Further configuration requests may lead to other changes in the representation of the operating state of the dynamic routing module 18 as maintained by the configuration manager module 20. For example, assume that at some time after starting operation, a new dead time is requested for the dynamic routing module 18. In this manner, the configuration manager module 20 records the request for a new dead time. At a later time, assume that another dead time is requested. In this manner, the representation of the operational state maintained by the configuration manager module 20 can reflect this new dead time as the operational characteristic of the dynamic routing module 18. This type of configuration tracking may be performed for a wide variety of operational characteristics of the dynamic routing module 18 operating on the routing device 16.

The storage of the operational characteristics of the dynamic routing module 18 may be accomplished in a number of ways. A file may be maintained that contains fields relating to various operational characteristics and the application of configuration requests to the characteristics. Alternatively, a record of the configuration requests may be maintained, wherein configuration requests that alter previously executed configuration parameters are overwritten. Or, the configuration requests may be stored in the form of database entries. Those skilled in the art will realize that these methods, among others, can be used to store a representation of the operational state of the dynamic routing module 18 operating on the routing device 16.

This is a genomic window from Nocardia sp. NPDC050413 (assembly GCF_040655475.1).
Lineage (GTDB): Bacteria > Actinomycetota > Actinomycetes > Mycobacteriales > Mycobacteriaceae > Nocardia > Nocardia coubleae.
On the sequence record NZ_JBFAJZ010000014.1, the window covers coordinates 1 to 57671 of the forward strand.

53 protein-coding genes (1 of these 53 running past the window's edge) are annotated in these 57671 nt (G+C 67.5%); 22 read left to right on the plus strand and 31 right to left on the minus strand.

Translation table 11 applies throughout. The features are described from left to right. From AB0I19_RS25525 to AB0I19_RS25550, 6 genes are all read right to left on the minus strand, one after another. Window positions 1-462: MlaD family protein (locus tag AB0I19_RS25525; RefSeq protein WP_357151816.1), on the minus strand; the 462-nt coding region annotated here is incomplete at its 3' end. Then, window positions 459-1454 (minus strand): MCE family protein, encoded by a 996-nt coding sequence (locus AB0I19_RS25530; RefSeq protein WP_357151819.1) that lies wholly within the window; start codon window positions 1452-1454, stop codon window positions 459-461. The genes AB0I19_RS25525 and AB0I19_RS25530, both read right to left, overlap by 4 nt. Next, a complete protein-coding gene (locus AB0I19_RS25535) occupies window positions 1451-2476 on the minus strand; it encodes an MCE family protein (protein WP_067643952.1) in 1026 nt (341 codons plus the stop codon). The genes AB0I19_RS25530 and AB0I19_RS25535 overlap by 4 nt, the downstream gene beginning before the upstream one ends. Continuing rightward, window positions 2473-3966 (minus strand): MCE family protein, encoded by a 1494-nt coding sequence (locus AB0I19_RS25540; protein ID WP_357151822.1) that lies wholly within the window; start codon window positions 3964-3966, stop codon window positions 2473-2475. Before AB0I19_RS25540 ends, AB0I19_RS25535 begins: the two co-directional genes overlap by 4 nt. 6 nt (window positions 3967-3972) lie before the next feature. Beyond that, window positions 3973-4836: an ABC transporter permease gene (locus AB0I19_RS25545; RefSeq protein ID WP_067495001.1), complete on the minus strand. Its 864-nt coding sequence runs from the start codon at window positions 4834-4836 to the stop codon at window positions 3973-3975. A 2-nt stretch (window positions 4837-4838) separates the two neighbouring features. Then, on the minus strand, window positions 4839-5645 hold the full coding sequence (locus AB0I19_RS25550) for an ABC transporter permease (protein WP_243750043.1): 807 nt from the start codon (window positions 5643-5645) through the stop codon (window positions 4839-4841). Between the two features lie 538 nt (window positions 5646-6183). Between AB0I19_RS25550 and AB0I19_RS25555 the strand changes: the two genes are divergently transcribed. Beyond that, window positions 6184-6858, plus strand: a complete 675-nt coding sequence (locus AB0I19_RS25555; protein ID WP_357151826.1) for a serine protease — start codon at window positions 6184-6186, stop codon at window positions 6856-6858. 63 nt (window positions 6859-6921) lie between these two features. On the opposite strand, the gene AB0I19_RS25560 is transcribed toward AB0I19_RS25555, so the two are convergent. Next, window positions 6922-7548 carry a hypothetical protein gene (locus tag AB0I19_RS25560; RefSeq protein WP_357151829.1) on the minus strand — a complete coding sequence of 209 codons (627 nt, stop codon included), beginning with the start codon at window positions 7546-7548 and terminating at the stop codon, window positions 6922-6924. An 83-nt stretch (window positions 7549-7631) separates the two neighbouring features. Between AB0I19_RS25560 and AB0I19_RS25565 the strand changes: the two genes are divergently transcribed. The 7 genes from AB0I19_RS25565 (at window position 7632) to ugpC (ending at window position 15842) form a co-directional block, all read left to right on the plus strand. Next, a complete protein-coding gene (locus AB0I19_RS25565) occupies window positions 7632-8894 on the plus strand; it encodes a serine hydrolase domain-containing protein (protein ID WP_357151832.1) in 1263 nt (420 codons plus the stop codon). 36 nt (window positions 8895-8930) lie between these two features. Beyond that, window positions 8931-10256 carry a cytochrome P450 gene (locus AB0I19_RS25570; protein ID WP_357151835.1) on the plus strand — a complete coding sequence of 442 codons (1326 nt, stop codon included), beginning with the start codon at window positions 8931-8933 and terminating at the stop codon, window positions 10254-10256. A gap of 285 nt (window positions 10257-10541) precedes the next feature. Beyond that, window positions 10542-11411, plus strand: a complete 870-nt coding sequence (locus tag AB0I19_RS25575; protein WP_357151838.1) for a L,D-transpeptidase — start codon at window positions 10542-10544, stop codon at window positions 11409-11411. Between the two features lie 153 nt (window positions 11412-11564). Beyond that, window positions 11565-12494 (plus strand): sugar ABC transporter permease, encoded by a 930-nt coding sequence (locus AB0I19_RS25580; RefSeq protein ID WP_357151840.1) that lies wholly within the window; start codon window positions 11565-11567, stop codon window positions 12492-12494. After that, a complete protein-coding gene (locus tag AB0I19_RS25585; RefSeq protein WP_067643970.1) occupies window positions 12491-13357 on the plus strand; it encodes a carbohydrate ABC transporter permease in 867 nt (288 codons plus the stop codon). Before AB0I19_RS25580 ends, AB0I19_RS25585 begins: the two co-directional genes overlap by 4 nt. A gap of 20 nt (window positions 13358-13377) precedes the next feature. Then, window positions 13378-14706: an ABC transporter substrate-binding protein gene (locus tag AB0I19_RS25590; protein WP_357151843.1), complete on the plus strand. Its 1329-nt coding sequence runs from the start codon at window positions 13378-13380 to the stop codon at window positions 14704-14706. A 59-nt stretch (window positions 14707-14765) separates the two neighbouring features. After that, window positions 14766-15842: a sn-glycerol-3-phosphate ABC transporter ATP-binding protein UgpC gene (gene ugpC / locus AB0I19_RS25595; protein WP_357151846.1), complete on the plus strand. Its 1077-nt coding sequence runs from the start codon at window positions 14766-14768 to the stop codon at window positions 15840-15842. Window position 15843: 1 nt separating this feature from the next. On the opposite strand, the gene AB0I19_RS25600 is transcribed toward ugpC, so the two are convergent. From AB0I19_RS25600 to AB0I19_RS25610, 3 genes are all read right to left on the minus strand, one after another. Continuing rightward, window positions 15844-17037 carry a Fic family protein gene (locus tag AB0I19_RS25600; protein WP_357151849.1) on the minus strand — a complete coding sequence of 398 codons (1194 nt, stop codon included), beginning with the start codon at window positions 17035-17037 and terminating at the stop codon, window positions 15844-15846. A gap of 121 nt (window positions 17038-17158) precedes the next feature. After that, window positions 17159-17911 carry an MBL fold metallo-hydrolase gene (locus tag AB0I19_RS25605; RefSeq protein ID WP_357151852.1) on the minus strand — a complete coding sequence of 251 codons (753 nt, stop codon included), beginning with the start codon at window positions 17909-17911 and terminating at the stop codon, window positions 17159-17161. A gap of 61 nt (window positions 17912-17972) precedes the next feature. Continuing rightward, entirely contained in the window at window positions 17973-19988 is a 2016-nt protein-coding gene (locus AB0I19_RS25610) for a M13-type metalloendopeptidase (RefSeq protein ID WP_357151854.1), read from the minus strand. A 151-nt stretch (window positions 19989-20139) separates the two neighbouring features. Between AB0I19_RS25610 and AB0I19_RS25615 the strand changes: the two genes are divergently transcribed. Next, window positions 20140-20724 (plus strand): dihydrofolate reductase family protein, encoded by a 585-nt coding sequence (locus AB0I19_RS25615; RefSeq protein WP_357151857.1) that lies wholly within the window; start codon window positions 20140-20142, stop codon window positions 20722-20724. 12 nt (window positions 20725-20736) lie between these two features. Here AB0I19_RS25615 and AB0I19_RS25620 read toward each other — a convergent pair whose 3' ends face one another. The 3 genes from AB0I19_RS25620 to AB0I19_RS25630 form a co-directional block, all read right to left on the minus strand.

During operation, the dynamic routing module 18 operating on the routing device 16 operates in a normal fashion. During this operation, the routing device 16 makes contact with an assortment of neighboring routing devices. Through this interaction, routing tables to other points available on the interconnected network are made available. As changes occur to the routing topology of the coupled network, or as metrics change within the network, the dynamic routing module 18 makes changes to its internal routing data to reflect these changes.

An alternative routing device 22 is also coupled to the routing device 16. During the course of operation, any changes to the routing information are propagated to the alternative routing device 22. The alternative routing device 22 may then store and update any routing information associated with the operation of the routing device 16 in conjunction with the traffic to and from the interconnected network 14. In this manner, the alternative routing device 22 maintains updated routing information in the operation of the system with respect to the other network devices associated with the interconnected network 14.

The changes to the routing information associated with the alternative routing device 22 may be accomplished in a variety of ways. In one aspect, the messages coming into the dynamic routing module 18 can be forked, with one path leading to the alternative routing device 22. In another aspect, the dynamic routing module 18 initiates the transfer of information during, before, or after application of the information to its own routing information storage. In any manner, a current or near-current operable copy of the routing information used to interact with other devices through the interconnected network 14 is stored on the alternative routing device 22. Thus, the information contained within or accessible to the alternative routing device 22 is a current representation of the state of the routing information used by the routing device 16 to communicate to other devices through the interconnected network 14.